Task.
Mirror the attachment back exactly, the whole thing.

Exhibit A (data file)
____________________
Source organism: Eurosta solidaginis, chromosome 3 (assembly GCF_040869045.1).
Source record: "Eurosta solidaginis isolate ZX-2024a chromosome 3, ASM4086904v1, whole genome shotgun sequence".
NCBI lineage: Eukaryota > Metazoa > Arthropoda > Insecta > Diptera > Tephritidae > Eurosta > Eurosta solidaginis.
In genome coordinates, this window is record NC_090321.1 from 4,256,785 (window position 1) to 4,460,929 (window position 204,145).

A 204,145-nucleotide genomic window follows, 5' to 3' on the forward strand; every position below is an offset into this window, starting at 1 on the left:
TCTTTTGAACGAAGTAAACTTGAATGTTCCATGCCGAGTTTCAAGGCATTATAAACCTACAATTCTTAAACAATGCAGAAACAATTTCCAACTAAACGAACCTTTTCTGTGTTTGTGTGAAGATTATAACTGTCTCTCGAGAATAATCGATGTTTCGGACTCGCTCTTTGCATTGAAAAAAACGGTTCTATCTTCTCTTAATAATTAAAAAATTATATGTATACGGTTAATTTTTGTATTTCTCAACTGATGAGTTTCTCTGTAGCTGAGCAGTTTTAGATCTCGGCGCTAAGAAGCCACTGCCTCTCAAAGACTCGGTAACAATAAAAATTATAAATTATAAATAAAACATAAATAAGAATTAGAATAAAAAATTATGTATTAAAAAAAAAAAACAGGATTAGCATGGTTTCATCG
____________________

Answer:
Source organism: Eurosta solidaginis, chromosome 3 (assembly GCF_040869045.1).
Source record: "Eurosta solidaginis isolate ZX-2024a chromosome 3, ASM4086904v1, whole genome shotgun sequence".
NCBI lineage: Eukaryota > Metazoa > Arthropoda > Insecta > Diptera > Tephritidae > Eurosta > Eurosta solidaginis.
In genome coordinates, this window is record NC_090321.1 from 4,256,785 (window position 1) to 4,460,929 (window position 204,145).

A 204,145-nucleotide genomic window follows, 5' to 3' on the forward strand; every position below is an offset into this window, starting at 1 on the left:
TCTTTTGAACGAAGTAAACTTGAATGTTCCATGCCGAGTTTCAAGGCATTATAAACCTACAATTCTTAAACAATGCAGAAACAATTTCCAACTAAACGAACCTTTTCTGTGTTTGTGTGAAGATTATAACTGTCTCTCGAGAATAATCGATGTTTCGGACTCGCTCTTTGCATTGAAAAAAACGGTTCTATCTTCTCTTAATAATTAAAAAATTATATGTATACGGTTAATTTTTGTATTTCTCAACTGATGAGTTTCTCTGTAGCTGAGCAGTTTTAGATCTCGGCGCTAAGAAGCCACTGCCTCTCAAAGACTCGGTAACAATAAAAATTATAAATTATAAATAAAACATAAATAAGAATTAGAATAAAAAATTATGTATTAAAAAAAAAAAACAGGATTAGCATGGTTTCATCG